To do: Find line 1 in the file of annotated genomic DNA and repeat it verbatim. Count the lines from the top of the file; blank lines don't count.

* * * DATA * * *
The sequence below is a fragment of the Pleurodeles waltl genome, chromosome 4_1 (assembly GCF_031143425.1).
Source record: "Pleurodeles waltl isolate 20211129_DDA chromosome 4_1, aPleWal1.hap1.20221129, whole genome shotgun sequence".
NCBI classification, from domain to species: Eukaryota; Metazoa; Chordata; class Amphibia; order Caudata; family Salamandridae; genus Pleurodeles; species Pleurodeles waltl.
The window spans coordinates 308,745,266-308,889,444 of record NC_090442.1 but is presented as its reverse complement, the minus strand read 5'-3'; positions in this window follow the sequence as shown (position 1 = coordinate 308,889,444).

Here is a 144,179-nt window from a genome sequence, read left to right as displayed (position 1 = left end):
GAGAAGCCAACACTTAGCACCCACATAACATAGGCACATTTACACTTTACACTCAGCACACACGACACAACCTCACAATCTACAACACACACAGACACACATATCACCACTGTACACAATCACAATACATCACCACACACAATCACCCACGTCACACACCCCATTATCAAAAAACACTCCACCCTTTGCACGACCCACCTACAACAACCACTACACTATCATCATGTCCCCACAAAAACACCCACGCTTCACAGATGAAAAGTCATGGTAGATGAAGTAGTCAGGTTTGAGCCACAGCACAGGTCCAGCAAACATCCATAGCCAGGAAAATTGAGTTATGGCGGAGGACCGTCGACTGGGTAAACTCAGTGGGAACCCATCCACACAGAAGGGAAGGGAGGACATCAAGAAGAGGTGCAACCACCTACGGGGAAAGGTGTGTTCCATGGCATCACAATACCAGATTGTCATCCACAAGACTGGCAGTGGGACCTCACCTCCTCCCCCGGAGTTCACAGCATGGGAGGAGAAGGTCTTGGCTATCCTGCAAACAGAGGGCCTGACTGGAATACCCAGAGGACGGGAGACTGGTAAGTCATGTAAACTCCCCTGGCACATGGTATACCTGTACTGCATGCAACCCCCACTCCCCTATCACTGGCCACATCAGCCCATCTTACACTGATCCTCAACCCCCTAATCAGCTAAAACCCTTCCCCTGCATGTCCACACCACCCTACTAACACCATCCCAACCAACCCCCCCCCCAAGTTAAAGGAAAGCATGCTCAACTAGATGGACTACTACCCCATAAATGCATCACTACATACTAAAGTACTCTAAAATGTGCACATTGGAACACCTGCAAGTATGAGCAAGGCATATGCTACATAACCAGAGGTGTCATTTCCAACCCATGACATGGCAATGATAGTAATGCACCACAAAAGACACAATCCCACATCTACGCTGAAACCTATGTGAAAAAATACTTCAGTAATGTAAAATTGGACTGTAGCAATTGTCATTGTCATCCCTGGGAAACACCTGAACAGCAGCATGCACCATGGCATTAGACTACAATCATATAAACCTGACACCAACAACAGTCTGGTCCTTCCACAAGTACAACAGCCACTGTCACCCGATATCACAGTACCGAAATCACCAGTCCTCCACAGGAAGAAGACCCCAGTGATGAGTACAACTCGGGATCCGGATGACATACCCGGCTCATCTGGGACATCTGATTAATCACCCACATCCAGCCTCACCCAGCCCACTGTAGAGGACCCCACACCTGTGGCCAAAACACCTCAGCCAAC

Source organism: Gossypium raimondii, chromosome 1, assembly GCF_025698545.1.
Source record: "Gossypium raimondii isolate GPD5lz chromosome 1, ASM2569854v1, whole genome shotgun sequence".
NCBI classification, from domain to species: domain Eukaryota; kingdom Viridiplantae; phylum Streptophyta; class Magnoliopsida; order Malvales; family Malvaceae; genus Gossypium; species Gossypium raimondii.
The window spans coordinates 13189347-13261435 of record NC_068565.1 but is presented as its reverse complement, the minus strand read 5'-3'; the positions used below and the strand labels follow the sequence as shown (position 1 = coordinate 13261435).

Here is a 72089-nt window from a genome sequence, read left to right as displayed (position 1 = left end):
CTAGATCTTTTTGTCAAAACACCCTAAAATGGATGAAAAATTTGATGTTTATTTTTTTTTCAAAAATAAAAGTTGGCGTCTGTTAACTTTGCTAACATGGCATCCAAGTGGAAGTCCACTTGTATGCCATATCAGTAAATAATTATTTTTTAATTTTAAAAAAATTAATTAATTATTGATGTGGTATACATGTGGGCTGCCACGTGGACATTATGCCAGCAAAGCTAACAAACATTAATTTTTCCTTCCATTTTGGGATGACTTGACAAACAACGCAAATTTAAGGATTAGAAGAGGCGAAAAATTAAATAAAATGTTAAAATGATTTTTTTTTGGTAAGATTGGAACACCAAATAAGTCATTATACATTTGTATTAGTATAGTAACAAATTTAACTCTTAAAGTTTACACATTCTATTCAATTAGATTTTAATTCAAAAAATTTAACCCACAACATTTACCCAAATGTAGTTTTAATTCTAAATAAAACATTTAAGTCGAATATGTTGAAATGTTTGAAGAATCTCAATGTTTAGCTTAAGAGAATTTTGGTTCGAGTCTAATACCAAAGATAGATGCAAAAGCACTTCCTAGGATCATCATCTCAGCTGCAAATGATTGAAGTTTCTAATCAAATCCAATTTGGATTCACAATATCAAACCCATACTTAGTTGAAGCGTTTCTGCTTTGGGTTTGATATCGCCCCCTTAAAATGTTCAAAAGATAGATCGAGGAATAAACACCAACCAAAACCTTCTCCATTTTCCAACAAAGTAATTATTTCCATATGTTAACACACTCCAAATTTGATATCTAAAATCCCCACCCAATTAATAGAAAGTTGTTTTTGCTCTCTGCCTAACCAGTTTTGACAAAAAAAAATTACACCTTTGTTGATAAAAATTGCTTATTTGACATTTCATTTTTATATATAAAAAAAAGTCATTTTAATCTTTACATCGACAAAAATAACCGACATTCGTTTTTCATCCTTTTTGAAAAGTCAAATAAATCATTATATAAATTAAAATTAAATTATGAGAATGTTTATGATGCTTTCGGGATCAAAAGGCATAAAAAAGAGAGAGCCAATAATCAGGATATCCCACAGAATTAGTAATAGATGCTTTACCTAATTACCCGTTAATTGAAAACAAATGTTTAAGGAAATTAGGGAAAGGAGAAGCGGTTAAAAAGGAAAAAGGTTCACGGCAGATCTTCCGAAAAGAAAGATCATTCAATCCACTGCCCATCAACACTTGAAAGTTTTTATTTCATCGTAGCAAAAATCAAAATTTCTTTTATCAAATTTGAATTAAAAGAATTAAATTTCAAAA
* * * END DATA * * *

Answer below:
The sequence below is a fragment of the Pleurodeles waltl genome, chromosome 4_1 (assembly GCF_031143425.1).